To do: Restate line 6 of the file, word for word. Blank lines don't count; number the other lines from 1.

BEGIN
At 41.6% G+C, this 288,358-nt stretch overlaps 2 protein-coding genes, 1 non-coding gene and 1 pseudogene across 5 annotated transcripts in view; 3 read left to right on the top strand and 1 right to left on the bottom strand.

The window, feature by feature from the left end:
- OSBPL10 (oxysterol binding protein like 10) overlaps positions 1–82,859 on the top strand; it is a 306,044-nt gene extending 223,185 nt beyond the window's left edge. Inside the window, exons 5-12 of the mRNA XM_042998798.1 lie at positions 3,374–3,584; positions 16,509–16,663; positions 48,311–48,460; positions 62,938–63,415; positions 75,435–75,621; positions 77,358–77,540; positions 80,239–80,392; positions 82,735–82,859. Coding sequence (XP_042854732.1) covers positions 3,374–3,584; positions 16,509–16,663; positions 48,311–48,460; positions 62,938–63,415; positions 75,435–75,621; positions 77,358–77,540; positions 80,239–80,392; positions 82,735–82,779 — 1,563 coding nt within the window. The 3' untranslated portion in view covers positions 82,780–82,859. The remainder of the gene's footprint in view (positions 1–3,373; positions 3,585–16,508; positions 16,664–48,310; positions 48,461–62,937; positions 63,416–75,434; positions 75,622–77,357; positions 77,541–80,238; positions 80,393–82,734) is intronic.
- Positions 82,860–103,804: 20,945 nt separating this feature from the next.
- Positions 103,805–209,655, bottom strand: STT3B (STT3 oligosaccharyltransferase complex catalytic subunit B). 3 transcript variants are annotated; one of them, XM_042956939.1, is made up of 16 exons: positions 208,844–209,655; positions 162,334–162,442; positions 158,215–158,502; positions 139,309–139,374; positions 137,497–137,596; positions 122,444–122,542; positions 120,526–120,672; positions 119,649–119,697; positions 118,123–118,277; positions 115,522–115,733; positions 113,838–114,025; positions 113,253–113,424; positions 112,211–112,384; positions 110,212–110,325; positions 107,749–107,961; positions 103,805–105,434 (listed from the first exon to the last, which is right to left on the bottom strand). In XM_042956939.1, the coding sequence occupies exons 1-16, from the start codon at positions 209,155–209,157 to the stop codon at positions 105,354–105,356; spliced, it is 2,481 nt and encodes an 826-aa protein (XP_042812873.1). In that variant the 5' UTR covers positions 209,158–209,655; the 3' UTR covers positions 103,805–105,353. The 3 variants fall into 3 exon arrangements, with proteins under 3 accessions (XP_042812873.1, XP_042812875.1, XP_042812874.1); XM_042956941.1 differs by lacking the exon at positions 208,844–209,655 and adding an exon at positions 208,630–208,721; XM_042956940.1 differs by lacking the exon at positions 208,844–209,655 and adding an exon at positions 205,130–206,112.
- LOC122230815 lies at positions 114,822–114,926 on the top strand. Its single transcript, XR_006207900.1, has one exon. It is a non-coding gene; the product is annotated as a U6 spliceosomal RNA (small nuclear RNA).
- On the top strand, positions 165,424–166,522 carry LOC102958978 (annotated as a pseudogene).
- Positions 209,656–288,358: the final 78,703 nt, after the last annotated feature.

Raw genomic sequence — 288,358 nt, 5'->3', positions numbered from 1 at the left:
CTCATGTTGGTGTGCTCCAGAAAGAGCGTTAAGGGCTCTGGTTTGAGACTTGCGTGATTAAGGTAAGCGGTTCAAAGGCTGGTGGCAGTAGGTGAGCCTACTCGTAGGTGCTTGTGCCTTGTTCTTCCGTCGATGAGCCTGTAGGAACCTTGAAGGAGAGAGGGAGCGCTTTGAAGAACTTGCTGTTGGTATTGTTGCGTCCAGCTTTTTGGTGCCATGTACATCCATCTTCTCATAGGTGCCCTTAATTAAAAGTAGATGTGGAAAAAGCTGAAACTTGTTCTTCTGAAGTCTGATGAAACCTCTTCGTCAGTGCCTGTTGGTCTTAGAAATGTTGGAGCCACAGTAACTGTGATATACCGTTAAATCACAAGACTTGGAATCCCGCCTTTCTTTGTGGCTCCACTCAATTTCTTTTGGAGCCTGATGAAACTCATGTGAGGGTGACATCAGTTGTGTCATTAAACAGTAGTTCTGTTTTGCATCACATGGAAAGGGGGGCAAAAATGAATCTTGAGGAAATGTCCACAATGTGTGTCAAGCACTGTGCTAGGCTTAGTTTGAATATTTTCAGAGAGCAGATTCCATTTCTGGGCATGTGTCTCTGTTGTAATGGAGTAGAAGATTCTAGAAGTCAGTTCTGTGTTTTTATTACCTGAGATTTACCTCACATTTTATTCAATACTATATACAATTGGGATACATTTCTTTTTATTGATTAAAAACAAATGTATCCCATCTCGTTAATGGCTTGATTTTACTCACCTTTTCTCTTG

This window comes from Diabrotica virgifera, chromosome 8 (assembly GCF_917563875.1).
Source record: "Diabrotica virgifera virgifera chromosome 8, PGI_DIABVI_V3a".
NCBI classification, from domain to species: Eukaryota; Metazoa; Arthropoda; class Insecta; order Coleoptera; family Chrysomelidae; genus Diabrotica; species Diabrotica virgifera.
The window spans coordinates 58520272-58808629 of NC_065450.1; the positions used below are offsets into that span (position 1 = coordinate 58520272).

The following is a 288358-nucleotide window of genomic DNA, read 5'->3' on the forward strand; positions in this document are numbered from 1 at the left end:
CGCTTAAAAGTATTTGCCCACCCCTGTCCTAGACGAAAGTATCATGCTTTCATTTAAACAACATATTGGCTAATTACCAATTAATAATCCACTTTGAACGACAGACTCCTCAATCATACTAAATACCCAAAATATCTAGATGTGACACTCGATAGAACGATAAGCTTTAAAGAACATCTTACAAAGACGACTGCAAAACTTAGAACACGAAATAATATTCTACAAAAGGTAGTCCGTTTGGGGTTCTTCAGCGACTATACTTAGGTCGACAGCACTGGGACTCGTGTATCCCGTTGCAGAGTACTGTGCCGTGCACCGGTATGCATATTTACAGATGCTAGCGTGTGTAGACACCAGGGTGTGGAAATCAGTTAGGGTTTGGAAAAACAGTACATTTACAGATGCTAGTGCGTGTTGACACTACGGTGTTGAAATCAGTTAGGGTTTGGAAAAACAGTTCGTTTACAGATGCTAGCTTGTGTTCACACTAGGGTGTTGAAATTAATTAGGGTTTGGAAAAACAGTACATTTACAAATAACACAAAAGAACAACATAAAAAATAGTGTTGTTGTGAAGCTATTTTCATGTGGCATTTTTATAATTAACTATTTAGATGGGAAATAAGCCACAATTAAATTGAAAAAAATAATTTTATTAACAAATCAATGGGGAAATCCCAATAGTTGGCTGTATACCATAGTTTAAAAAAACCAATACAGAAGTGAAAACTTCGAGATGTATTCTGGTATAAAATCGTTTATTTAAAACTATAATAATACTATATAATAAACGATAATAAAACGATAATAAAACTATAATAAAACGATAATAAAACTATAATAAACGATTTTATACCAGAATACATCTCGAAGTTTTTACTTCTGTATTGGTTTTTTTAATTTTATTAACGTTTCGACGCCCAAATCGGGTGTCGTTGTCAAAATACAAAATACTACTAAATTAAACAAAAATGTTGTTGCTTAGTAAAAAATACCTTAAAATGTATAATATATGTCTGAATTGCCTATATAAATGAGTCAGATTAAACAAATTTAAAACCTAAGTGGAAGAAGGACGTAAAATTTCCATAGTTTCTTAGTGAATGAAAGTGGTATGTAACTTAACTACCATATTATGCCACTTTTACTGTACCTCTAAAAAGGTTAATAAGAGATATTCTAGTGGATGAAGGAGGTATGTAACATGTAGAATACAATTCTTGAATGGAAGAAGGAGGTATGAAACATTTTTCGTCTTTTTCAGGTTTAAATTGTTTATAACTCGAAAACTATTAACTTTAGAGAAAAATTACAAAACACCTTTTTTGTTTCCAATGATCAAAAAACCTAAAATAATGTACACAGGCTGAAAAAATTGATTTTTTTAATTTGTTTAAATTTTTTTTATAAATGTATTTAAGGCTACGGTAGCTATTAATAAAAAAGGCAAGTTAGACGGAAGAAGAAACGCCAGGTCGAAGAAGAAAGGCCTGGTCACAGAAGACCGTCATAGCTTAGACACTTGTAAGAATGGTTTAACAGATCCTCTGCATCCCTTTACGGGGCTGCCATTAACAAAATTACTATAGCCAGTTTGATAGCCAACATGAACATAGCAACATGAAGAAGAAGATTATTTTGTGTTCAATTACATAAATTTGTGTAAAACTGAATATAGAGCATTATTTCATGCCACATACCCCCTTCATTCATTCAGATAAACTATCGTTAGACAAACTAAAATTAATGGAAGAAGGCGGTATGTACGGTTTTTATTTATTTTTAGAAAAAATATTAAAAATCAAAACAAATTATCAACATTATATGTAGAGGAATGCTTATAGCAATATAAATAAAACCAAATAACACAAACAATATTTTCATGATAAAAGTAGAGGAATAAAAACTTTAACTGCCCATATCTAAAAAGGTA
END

- LOC122230815 lies at positions 114,822–114,926 on the top strand. Its single transcript, XR_006207900.1, has one exon. It is a non-coding gene; the product is annotated as a U6 spliceosomal RNA (small nuclear RNA).